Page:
In that case, we can pass a comma-separated datatype string specifying the data type of each column (in order of their existence) to the dtype parameter.

However, in such a case the function will return a NumPy array of tuples of values since a NumPy array as a whole can have only 1 data type

Let’s try this on ‘weight_height_3.txt’ file where the first two columns (weight, height) had float values and the last 3 values (date, month, year) were integers:

Output:

Ignoring headers

In some cases (especially CSV files), the first line of the text file may have ‘headers’ describing what each column in the following rows represents. While reading data from such text files, we may want to ignore the first line because we cannot (and should not) store them in our NumPy array.

In such a case, we can use the ‘skiprows’ parameter and pass the value 1, asking the function to ignore the first 1 line(s) of the text file.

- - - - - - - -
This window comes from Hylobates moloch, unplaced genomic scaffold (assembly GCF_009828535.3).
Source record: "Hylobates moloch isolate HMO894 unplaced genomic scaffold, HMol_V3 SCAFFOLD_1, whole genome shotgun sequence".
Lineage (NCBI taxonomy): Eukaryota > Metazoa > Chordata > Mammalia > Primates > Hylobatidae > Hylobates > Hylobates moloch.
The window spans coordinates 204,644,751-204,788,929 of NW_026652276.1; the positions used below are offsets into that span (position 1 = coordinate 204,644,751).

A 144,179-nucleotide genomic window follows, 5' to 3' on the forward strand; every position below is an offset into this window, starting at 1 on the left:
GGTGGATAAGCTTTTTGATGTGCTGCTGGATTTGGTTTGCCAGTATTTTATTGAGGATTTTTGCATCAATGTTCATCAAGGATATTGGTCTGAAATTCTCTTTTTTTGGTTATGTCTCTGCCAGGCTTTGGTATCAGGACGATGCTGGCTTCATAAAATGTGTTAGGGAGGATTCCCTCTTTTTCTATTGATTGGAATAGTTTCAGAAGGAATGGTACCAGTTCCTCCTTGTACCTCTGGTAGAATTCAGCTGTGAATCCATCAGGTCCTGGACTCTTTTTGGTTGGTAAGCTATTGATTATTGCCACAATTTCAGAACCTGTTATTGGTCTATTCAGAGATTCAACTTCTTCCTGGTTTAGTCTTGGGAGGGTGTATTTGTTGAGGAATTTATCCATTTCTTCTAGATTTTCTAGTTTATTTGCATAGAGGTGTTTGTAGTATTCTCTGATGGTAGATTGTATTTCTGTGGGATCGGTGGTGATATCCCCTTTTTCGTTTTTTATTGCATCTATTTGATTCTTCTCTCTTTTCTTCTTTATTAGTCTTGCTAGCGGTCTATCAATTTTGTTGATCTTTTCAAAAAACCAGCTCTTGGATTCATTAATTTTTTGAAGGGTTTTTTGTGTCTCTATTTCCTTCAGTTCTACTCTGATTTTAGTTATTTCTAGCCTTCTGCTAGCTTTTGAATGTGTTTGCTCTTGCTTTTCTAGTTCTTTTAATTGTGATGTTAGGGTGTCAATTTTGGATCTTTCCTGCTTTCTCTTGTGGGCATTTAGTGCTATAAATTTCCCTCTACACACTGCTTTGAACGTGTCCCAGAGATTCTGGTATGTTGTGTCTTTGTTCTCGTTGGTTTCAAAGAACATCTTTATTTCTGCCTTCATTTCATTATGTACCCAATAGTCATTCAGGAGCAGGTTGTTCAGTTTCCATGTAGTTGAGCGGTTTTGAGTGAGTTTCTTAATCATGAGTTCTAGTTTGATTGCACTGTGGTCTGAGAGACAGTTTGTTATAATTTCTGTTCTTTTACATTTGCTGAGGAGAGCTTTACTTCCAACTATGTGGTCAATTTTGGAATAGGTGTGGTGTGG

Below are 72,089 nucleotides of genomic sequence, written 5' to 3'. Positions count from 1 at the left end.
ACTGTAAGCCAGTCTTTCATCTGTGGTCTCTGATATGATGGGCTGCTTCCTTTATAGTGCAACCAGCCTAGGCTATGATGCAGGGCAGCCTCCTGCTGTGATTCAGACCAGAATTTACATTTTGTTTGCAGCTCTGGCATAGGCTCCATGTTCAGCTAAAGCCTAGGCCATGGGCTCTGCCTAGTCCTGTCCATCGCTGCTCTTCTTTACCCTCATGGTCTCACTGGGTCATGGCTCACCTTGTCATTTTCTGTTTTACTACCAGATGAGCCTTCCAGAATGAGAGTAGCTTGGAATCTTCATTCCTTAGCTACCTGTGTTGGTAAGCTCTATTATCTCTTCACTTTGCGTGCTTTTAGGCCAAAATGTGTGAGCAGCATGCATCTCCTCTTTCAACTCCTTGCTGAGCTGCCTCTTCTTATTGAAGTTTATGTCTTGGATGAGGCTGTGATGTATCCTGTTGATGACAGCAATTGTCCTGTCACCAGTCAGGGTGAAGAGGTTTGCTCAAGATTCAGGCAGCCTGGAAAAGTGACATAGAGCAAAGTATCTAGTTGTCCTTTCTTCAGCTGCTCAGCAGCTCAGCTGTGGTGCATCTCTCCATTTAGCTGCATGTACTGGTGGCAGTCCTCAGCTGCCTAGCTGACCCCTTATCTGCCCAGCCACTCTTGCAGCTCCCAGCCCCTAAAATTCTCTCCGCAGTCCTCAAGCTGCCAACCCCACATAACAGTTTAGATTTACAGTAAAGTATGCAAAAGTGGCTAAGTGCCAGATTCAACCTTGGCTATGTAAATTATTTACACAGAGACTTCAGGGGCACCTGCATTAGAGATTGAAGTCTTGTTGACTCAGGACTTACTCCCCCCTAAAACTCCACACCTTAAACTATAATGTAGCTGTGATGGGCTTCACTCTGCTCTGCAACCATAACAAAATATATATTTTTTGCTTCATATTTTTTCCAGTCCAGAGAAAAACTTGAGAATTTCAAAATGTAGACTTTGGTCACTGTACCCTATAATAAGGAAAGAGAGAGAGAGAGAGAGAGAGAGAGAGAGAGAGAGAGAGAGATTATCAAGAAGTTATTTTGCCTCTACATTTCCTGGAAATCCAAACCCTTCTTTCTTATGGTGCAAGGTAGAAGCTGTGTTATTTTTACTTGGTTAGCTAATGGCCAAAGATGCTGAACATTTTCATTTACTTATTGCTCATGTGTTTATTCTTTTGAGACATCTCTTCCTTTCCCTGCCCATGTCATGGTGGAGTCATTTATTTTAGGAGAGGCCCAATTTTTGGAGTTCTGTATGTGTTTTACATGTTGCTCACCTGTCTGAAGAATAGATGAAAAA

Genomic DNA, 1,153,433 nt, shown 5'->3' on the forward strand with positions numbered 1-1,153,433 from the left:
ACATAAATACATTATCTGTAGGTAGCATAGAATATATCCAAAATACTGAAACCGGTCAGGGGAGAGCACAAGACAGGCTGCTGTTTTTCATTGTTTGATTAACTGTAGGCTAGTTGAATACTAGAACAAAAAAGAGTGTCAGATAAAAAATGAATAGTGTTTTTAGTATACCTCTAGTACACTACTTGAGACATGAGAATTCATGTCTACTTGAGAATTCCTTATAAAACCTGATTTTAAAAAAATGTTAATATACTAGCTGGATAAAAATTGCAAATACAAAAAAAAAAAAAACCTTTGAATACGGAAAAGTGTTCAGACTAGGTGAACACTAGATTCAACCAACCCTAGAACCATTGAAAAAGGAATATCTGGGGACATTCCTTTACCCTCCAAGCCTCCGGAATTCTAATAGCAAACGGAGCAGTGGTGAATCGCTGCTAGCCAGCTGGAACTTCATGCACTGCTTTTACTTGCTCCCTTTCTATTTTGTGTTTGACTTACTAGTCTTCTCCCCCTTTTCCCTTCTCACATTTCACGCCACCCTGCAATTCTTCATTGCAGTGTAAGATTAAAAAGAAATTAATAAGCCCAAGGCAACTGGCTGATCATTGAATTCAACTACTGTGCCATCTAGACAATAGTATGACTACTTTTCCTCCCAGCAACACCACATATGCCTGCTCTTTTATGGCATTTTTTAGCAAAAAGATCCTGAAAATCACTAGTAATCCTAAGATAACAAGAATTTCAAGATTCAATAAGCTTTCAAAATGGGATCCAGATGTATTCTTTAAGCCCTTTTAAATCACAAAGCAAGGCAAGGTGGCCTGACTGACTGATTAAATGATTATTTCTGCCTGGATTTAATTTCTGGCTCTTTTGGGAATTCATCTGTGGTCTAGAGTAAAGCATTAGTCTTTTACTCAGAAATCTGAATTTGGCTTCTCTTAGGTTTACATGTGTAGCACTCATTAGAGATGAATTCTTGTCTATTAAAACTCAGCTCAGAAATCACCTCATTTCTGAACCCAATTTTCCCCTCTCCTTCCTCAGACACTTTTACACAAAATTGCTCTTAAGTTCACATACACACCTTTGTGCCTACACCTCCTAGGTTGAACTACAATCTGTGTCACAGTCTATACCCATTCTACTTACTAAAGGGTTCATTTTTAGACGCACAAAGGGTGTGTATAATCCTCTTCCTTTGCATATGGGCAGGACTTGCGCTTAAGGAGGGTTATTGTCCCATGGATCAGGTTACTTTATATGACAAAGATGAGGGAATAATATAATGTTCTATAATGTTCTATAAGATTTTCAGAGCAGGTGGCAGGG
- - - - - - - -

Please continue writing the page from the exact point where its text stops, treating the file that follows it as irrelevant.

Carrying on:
Let’s try this on a CSV file – ‘weight_height.csv’:

Weight (in Kg), Height (in cm)
73.847017017515,241.893563180437
68.7819040458903,162.310472521300
74.1101053917849,212.7408555565

Now we want to ignore the header line i.e the first line of the file:

data = np.loadtxt("./weight_height.csv", delimiter=",", skiprows=1)

print(data[:3])

Output:

Likewise, we can pass any positive integer n to the skiprows parameter asking to ignore first n rows from the file.

Ignoring the first column

Sometimes, we may also want to skip the first column because we are not interested in it. For example, if our text file had the first column as “gender”, and if we don’t need to include the values of this column when extracting the data, we need a way to ask the function to do the same.

We do not have a skipcols parameter like skiprows in np.loadtxt function, using which, we could express this need. However, np.loadtxt has another parameter called ‘usecols’ where we specify the indices of the columns to be retained.

So if we want to skip the first column, we can simply supply the indices of all the columns except the first (remember indexing begins at zero)